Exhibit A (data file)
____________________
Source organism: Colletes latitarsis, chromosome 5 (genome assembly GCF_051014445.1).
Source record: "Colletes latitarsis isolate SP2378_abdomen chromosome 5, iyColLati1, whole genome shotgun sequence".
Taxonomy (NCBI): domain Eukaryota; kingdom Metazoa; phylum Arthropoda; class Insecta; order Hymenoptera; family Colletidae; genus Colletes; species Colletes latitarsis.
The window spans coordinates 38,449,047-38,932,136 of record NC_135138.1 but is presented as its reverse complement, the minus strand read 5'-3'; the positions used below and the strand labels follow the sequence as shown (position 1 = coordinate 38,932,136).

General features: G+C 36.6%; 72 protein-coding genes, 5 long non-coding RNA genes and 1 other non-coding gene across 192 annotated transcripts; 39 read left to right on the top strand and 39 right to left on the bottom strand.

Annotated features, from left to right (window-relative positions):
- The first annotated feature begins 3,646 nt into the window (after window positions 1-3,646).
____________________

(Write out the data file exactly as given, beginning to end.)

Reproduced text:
Source organism: Colletes latitarsis, chromosome 5 (genome assembly GCF_051014445.1).
Source record: "Colletes latitarsis isolate SP2378_abdomen chromosome 5, iyColLati1, whole genome shotgun sequence".
Taxonomy (NCBI): domain Eukaryota; kingdom Metazoa; phylum Arthropoda; class Insecta; order Hymenoptera; family Colletidae; genus Colletes; species Colletes latitarsis.
The window spans coordinates 38,449,047-38,932,136 of record NC_135138.1 but is presented as its reverse complement, the minus strand read 5'-3'; the positions used below and the strand labels follow the sequence as shown (position 1 = coordinate 38,932,136).

General features: G+C 36.6%; 72 protein-coding genes, 5 long non-coding RNA genes and 1 other non-coding gene across 192 annotated transcripts; 39 read left to right on the top strand and 39 right to left on the bottom strand.

Annotated features, from left to right (window-relative positions):
- The first annotated feature begins 3,646 nt into the window (after window positions 1-3,646).